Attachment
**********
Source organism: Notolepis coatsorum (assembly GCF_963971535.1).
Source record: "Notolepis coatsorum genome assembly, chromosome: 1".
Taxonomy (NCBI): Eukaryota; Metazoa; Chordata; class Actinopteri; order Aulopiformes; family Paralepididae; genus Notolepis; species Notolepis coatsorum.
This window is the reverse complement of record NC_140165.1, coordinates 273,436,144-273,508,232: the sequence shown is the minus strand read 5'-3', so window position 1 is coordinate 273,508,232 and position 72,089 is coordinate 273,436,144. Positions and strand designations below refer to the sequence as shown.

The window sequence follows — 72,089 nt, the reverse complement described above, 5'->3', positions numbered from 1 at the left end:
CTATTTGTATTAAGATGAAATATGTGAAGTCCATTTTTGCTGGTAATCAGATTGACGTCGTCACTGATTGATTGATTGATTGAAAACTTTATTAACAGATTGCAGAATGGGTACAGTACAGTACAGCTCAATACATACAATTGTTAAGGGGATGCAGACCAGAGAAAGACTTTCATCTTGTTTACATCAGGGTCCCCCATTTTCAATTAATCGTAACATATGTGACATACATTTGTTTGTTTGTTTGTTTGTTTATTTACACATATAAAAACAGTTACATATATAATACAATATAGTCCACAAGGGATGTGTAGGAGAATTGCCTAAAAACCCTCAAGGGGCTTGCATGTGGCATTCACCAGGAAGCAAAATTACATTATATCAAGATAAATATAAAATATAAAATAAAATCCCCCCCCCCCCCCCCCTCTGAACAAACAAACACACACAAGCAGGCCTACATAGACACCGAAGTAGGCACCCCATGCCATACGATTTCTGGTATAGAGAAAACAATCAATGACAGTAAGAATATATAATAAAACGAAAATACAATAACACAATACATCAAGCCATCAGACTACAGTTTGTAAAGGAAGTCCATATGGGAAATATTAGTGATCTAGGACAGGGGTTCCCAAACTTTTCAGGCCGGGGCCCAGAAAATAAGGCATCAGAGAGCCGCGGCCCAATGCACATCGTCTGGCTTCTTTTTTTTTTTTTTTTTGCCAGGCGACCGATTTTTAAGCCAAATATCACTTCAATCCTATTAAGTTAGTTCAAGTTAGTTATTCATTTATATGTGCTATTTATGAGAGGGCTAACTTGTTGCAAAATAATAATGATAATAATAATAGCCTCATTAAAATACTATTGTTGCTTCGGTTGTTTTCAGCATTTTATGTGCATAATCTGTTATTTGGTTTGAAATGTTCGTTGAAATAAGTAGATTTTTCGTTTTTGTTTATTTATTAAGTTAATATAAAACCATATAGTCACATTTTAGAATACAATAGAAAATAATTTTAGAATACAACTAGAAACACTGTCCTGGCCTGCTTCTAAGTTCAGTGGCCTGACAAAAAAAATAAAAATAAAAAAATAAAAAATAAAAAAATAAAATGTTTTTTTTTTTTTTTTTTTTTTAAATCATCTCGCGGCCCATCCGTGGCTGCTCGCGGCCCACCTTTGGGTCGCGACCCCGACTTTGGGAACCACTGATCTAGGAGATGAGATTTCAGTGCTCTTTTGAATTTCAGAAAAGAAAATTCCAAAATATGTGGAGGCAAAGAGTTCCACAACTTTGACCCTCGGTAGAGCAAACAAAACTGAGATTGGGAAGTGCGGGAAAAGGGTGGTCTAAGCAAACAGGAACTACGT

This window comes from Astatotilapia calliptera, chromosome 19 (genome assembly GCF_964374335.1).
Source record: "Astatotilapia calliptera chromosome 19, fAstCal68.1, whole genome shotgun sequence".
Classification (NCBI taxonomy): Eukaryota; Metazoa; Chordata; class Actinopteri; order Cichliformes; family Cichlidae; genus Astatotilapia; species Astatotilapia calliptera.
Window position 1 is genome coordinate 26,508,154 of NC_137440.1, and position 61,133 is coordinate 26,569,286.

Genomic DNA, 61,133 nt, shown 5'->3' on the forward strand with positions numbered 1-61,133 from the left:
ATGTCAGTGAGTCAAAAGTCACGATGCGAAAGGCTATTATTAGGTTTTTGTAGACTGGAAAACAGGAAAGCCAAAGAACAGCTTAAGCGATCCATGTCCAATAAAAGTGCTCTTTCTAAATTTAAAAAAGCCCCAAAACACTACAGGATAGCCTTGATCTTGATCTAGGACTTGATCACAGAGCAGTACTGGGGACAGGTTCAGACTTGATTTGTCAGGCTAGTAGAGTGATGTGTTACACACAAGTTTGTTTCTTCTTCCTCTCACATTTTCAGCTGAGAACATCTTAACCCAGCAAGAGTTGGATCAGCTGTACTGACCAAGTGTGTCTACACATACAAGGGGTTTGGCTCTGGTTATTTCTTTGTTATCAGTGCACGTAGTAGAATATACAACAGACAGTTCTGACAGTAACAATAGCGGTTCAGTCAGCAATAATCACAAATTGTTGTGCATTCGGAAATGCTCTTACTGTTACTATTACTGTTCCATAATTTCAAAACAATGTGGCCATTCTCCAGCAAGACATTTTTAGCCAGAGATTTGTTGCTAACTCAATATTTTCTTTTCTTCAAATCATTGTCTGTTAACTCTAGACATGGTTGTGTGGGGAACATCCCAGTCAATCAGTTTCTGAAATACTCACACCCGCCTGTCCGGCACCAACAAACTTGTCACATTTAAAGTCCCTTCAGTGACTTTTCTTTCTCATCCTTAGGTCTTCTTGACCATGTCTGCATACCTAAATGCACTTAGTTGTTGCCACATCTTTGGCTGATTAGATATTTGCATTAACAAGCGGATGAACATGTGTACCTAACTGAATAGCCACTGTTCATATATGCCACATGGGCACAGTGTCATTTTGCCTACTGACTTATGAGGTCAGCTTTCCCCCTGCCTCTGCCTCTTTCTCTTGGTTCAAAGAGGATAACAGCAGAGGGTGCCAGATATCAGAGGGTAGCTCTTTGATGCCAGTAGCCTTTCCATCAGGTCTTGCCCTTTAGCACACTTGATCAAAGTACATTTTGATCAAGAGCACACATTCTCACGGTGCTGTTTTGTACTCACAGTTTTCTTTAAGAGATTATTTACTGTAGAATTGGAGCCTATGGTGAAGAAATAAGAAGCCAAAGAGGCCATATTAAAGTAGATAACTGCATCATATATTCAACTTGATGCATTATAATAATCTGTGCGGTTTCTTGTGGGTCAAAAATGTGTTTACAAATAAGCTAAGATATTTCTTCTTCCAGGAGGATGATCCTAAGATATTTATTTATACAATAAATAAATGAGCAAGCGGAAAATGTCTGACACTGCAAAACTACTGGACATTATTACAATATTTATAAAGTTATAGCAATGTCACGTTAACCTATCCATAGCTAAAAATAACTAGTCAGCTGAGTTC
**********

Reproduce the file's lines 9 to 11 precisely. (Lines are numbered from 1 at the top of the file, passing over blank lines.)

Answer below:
Classification (NCBI taxonomy): Eukaryota; Metazoa; Chordata; class Actinopteri; order Cichliformes; family Cichlidae; genus Astatotilapia; species Astatotilapia calliptera.
Window position 1 is genome coordinate 26,508,154 of NC_137440.1, and position 61,133 is coordinate 26,569,286.

Genomic DNA, 61,133 nt, shown 5'->3' on the forward strand with positions numbered 1-61,133 from the left: